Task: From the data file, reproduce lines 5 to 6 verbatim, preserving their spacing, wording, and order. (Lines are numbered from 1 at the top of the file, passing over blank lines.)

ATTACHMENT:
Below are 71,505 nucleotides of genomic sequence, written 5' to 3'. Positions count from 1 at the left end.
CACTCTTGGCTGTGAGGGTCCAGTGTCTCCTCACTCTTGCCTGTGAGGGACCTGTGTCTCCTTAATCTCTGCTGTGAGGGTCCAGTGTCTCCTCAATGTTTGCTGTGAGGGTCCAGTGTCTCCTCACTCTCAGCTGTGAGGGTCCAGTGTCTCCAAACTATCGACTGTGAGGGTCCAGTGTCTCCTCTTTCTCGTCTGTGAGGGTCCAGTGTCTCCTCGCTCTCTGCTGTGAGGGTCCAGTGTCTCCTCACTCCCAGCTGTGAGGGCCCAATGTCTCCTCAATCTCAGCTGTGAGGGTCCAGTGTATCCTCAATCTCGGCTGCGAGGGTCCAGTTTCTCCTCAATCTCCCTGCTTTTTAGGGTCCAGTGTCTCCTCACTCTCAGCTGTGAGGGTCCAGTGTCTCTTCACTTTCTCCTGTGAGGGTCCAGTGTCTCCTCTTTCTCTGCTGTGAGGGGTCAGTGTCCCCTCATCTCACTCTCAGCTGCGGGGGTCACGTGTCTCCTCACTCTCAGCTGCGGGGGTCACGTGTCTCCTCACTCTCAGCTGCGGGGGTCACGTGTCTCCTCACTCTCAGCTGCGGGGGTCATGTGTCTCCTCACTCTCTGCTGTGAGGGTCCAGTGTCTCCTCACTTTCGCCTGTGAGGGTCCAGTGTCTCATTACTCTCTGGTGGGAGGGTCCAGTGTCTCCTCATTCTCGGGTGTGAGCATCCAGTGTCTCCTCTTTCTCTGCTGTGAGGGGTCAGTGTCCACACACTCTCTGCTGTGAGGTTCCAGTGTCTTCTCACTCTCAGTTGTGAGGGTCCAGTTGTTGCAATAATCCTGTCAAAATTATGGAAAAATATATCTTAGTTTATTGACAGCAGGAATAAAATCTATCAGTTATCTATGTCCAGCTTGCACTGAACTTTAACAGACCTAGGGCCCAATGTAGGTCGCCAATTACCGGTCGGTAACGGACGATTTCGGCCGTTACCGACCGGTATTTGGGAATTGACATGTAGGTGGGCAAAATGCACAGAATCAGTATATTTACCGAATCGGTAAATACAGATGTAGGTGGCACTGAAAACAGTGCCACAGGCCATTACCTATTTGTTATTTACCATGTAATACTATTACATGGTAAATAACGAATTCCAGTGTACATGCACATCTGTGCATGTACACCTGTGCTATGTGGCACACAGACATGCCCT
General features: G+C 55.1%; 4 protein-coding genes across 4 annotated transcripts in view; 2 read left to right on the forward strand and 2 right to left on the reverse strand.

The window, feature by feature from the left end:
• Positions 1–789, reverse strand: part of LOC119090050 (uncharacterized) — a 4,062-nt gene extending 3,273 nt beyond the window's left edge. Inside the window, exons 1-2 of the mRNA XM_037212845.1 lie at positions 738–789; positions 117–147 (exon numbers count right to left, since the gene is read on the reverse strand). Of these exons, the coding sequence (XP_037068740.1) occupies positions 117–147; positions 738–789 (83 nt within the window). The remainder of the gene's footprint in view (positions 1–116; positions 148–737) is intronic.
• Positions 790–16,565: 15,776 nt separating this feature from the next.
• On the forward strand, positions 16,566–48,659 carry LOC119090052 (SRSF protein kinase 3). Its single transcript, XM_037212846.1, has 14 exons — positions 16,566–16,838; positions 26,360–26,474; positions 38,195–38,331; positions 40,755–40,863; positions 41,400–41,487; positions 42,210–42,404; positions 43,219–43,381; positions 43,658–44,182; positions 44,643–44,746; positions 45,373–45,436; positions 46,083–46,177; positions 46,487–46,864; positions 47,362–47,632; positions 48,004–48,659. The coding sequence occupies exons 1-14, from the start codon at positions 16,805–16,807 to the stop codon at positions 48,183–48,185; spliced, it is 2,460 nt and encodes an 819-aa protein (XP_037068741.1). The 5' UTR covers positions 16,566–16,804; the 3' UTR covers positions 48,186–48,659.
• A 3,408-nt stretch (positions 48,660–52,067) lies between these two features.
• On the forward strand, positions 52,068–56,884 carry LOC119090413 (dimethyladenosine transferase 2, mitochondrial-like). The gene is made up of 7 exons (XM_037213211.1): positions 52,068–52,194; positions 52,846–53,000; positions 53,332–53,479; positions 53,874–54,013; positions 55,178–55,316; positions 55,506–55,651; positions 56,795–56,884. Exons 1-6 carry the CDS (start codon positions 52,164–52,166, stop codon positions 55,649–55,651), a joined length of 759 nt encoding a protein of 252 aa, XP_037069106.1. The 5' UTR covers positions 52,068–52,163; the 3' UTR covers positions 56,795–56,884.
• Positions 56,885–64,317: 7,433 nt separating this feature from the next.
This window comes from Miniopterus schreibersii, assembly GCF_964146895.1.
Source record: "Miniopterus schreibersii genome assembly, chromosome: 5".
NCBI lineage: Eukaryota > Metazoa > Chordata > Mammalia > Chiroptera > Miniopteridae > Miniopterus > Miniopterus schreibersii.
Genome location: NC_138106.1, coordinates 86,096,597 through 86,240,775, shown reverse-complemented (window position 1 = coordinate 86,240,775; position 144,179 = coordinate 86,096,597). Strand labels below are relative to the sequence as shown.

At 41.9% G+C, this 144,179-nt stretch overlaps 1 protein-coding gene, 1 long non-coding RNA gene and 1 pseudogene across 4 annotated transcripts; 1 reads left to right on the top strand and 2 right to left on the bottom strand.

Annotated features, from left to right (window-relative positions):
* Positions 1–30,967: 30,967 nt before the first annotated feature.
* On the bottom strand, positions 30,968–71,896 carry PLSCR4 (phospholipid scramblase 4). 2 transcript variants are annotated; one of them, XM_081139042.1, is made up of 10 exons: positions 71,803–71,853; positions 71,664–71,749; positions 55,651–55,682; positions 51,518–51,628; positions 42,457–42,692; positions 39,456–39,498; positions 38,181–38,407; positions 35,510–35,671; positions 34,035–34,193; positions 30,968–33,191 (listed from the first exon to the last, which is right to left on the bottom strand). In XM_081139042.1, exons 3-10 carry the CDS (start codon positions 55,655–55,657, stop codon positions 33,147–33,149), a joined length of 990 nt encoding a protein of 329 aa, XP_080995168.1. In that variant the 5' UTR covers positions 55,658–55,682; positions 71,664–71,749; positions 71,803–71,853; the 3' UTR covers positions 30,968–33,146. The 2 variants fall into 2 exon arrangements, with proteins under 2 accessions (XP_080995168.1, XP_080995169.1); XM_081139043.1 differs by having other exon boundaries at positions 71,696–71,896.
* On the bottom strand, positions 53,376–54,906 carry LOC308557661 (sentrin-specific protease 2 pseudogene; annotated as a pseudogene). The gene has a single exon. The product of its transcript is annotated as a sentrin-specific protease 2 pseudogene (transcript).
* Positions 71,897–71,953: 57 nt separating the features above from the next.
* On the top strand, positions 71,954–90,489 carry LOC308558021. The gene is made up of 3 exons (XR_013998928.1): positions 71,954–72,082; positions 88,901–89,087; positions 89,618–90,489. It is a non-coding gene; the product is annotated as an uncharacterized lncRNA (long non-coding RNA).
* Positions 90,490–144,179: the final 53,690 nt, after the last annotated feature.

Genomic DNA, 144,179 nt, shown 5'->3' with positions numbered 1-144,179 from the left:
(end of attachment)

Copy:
• Positions 1–789, reverse strand: part of LOC119090050 (uncharacterized) — a 4,062-nt gene extending 3,273 nt beyond the window's left edge. Inside the window, exons 1-2 of the mRNA XM_037212845.1 lie at positions 738–789; positions 117–147 (exon numbers count right to left, since the gene is read on the reverse strand). Of these exons, the coding sequence (XP_037068740.1) occupies positions 117–147; positions 738–789 (83 nt within the window). The remainder of the gene's footprint in view (positions 1–116; positions 148–737) is intronic.
• Positions 790–16,565: 15,776 nt separating this feature from the next.